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I have a *.txt file which have unnecessary strings which look along the lines of:

------------------------[ # ]-------------------------

The problem persists that the # is any integer. I confused and are looking for a regular expression which finds the above string.

Any help would be greatly appreciated.

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Specify more "look like this". Except the random number, does the length of those lines change? –  m0skit0 Mar 14 '12 at 21:50
    
whole file has this format : ------------------------[ 1 ]------------------------- .... ... ... ------------------------[ 2 ]------------------------- .... ... ... ------------------------[ 4 ]------------------------- –  Hell Lord Mar 14 '12 at 21:55
    
and length of those lines does not change –  Hell Lord Mar 14 '12 at 21:57
    
Please add a tag indicating which flavor/language you're working with. And if it isn't Apple/iOS/Objective-C, remove the nsregularexpression tag. That refers to a specific class, not regexes in general. –  Alan Moore Mar 14 '12 at 23:14
    
done, tnx alan ,i did't know that. Actually i have also added PHP tag to specify the language. –  Hell Lord Mar 15 '12 at 6:36

2 Answers 2

up vote 3 down vote accepted

You best bet would be regular expression.

//read your text file into a variable named $filecont
/\-+\[\s\d+\s\]\-+(?:\r?\n|$)/g
//write the contents of $filecont to your file

The above will remove any lines that begin with 1 or more dashes followed by an opening bracket, followed by space, followed by 1 or more numbers, followed by space, followed by a closing bracket followed by 1 or more dashes.

Using the above regular expression will convert the following data

----------------[ 56 ]---------------------
Line of text
------------[ 929 ]--------------------
Another line of text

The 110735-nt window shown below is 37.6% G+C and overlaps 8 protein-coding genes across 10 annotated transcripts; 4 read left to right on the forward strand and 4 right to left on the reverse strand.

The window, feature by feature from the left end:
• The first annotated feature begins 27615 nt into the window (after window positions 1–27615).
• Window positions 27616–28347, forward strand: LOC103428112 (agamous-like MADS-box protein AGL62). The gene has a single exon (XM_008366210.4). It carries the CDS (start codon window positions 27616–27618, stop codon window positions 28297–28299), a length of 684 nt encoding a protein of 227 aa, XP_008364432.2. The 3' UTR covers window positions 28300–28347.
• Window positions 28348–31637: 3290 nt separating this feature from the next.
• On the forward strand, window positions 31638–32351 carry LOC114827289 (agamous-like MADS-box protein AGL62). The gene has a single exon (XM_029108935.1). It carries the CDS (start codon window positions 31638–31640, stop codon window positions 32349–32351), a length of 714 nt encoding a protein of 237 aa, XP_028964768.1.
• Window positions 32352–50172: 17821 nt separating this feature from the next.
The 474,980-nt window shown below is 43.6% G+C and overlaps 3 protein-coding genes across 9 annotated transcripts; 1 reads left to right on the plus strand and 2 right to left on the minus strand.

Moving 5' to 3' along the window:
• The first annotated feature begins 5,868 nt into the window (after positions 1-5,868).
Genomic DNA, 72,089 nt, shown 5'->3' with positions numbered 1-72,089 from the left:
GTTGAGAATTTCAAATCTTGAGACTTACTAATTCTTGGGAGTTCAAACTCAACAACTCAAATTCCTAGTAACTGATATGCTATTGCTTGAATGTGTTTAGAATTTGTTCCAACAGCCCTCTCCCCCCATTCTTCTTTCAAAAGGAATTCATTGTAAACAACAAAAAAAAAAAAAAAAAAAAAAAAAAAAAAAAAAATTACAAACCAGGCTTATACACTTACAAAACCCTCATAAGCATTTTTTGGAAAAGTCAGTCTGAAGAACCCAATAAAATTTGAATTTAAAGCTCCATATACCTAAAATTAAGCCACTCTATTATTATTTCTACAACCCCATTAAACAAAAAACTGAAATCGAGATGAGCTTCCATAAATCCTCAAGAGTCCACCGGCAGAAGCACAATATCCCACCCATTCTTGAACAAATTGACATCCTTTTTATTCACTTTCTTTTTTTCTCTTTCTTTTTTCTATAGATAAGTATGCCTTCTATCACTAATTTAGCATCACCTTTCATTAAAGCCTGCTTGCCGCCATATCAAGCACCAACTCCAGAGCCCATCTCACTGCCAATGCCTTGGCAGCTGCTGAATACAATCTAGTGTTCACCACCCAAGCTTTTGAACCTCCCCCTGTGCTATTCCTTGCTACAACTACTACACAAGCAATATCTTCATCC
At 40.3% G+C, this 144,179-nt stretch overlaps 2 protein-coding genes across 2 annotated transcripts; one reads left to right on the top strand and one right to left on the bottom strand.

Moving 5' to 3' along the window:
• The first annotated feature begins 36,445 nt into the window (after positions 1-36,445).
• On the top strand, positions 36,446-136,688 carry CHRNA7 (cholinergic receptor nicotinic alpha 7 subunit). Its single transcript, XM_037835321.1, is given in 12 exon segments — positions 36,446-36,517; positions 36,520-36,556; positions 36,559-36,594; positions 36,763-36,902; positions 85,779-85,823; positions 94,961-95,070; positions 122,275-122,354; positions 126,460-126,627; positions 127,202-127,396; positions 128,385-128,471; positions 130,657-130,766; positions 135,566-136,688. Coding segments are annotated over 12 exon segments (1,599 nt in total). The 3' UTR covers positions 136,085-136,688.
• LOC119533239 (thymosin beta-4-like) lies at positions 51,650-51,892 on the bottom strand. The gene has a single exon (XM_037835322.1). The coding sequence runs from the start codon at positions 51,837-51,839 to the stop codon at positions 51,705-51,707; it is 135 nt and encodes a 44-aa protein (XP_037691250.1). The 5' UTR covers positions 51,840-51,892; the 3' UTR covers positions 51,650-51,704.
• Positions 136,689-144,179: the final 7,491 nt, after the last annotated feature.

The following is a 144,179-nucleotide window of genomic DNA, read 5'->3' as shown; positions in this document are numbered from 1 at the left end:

-----------------------------[ 1 ]----------
Last line of text

to

Line of text
Another line of text
Last line of text
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this is a great answer because you included code, but given that this is not a specific framework, your regular expression being wired up in PHP is not the best. Also, it's good to give a link or show the results of your code against example data. –  deltree Mar 14 '12 at 22:05
    
Oops was looking in posts tagged php. Didn't notice this had nothing to do with it. –  bluegman991 Mar 14 '12 at 23:36
    
nothing to worry about, just passing along advice to the newcomers. –  deltree Mar 14 '12 at 23:37
    
ُSorry Bluegman991, iam having a trouble with the code now, i think u have edited the post :-s I get this error : Warning: preg_match() [function.preg-match]: Unknown modifier 'g' in E:\EasyPHP-5.3.8.1\www\spliter.php on line 5 ... and nothing acctually happening =( –  Hell Lord Apr 5 '12 at 8:41
1  
@Hell Lord The "g" is to tell it to match all. But in php it matches all by default so just remove the "g". Should look like this $txt=preg_replace("/\-+\[\s\d+\s\]\-+(?:\r?\n|$)/", "", $txt); –  bluegman991 Apr 11 '12 at 19:21

You can use the following regular expression:

/((?:-+)\[\s\d+\s\](?:-+))/igs

The expression will captures expressions with all numbers, from 0 to infinity.

Finally, I recommend using this tool for new comers to the regular expression world, it helps visualise and understand how the regular expression works with your content.

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It seems the flavor is PHP, so the g modifier is not supported. And you aren't using the . metacharacter, so the s is irrelevant. –  Alan Moore Mar 15 '12 at 8:40

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